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Software is a set of
The majority of software is written in high-level programming languages. They are easier and more efficient for programmers because they are closer to natural languages than machine languages. High-level languages are translated into machine language using a compiler, an interpreter, or a combination of the two. Software may also be written in a low-level assembly language that has a strong correspondence to the computer's machine language instructions and is translated into machine language using an assembler.
The first theory about software, prior to the creation of computers as we know them today, was proposed by Alan Turing in his 1936 essay, On Computable Numbers, with an Application to the Entscheidungsproblem (decision problem). This eventually led to the creation of the academic fields of computer science and software engineering; both fields study software and its creation. Computer science is the theoretical study of computer and software (Turing's essay is an example of computer science), whereas software engineering is the application of engineering principles to development of software.
In 2000, Fred Shapiro, a librarian at the Yale Law School, published a letter revealing that
On virtually all computer platforms, software can be grouped into a few broad categories.
Purpose, or domain of use
Based on the goal, computer software can be divided into:
- list of software.
- System software manages hardware behaviour, as to provide basic functionalities that are required by users, or for other software to run properly, if at all. System software is also designed for providing a platform for running application software, and it includes the following:
- window systemsare core parts of operating systems. In practice, an operating system comes bundled with additional software (including application software) so that a user can potentially do some work with a computer that only has one operating system.
- Device drivers operate or control a particular type of device that is attached to a computer. Each device needs at least one corresponding device driver; because a computer typically has at minimum at least one input device and at least one output device, a computer typically needs more than one device driver.
- Utilitiesare computer programs designed to assist users in the maintenance and care of their computers.
- Malicious software, or malware, is software that is developed to harm or disrupt computers. Malware is closely associated with computer-related crimes, though some malicious programs may have been designed as practical jokes.
Nature or domain of execution
- Server software, including:
- Plugins and extensions are software that extends or modifies the functionality of another piece of software, and require that software be used in order to function.
- Embedded software resides as firmware within embedded systems, devices dedicated to a single use or a few uses such as cars and televisions (although some embedded devices such as wireless chipsets can themselves be part of an ordinary, non-embedded computer system such as a PC or smartphone). In the embedded system context there is sometimes no clear distinction between the system software and the application software. However, some embedded systems run embedded operating systems, and these systems do retain the distinction between system software and application software (although typically there will only be one, fixed application which is always run).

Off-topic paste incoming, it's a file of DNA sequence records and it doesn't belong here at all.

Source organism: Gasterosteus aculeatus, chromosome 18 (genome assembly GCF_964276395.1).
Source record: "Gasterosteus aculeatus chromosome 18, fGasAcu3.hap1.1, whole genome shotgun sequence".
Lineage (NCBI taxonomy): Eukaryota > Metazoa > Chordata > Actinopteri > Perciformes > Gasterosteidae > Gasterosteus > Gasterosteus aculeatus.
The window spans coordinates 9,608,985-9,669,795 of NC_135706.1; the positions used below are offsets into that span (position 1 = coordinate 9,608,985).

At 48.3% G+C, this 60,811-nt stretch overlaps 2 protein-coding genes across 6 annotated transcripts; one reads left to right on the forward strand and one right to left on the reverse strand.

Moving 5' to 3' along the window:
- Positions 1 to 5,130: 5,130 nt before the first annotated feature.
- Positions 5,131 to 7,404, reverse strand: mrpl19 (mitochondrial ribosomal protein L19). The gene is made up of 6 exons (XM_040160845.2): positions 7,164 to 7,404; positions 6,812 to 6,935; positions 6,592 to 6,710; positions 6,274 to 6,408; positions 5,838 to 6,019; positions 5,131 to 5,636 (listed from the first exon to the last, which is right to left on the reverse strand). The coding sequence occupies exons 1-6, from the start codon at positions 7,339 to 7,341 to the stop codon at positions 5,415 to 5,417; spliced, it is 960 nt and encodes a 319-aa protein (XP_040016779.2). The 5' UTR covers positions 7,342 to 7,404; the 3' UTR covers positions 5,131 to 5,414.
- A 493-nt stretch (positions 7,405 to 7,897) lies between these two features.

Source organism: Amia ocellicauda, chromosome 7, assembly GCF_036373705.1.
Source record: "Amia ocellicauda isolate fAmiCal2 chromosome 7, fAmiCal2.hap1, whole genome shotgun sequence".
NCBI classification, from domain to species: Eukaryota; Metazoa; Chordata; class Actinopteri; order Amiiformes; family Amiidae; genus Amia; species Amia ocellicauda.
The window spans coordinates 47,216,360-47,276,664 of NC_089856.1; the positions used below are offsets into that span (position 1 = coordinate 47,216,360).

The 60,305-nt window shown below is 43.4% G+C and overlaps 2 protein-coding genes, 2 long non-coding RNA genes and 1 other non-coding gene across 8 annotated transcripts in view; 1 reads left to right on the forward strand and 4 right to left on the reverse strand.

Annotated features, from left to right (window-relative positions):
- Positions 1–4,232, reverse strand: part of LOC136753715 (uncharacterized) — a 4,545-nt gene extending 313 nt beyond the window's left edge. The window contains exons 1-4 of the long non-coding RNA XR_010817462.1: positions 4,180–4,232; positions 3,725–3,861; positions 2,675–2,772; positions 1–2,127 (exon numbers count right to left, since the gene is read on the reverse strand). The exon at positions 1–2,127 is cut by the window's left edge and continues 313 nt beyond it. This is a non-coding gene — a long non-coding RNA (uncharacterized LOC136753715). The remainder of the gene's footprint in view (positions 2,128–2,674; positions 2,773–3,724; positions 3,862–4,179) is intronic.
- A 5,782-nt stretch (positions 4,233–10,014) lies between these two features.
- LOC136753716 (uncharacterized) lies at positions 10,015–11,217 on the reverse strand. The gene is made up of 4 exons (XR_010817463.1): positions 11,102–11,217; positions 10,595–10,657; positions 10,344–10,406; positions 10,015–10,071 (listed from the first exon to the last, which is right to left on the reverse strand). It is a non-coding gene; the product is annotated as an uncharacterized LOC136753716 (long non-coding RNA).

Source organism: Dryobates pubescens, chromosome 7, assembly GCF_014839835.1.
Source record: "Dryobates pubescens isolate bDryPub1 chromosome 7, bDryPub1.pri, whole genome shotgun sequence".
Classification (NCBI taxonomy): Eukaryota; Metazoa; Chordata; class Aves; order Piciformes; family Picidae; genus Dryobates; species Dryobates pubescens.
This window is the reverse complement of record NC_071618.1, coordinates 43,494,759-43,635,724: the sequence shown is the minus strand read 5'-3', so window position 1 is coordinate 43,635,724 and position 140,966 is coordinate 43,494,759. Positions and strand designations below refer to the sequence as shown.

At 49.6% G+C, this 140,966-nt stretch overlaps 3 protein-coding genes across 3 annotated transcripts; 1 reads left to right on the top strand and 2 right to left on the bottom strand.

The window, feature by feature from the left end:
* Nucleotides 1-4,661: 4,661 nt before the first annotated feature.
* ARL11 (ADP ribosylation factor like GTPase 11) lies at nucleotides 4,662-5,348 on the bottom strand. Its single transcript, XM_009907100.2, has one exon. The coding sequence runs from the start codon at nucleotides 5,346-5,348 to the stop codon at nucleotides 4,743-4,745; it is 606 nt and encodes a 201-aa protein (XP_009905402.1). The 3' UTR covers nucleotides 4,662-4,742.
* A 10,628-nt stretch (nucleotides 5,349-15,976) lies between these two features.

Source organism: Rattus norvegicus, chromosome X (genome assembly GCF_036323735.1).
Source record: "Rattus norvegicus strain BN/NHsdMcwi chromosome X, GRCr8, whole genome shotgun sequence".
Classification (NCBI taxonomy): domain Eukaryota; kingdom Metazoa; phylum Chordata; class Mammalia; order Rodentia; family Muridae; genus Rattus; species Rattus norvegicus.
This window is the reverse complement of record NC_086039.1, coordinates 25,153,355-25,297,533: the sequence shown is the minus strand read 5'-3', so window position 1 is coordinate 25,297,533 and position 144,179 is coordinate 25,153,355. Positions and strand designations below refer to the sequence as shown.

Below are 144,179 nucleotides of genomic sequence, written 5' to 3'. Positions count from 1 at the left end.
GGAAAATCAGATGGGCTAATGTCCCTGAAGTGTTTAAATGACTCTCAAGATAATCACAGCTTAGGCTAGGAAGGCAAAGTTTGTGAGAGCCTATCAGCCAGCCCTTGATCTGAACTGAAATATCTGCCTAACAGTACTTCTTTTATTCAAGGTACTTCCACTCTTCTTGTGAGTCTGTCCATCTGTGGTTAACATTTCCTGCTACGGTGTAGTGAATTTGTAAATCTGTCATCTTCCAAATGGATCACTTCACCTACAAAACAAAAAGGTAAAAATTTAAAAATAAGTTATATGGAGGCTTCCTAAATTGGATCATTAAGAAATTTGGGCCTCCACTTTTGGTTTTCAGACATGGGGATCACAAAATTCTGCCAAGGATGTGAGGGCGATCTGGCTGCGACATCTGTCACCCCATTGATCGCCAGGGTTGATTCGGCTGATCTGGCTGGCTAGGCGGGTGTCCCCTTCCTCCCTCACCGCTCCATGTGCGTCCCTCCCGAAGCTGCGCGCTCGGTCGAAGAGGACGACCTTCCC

- Microcode is a special, relatively obscure type of embedded software which tells the processor itself how to execute machine code, so it is actually a lower level than machine code. It is typically proprietary to the processor manufacturer, and any necessary correctional microcode software updates are supplied by them to users (which is much cheaper than shipping replacement processor hardware). Thus an ordinary programmer would not expect to ever have to deal with it.
Programming tools are also software in the form of programs or applications that
Software is written in one or more programming languages; there are many programming languages in existence, and each has at least one implementation, each of which consists of its own set of programming tools. These tools may be relatively self-contained programs such as compilers, debuggers, interpreters, linkers, and text editors, that can be combined to accomplish a task; or they may form an integrated development environment (IDE), which combines much or all of the functionality of such self-contained tools. IDEs may do this by either invoking the relevant individual tools or by re-implementing their functionality in a new way. An IDE can make it easier to do specific tasks, such as searching in files in a particular project. Many programming language implementations provide the option of using both individual tools or an IDE.
People who use modern general purpose computers (as opposed to embedded systems, analog computers and supercomputers) usually see three layers of software performing a variety of tasks: platform, application, and user software.
- Platform software: The
- Application software: video games. Application software is often purchased separately from computer hardware. Sometimes applications are bundled with the computer, but that does not change the fact that they run as independent applications. Applications are usually independent programs from the operating system, though they are often tailored for specific platforms. Most users think of compilers, databases, and other "system software" as applications.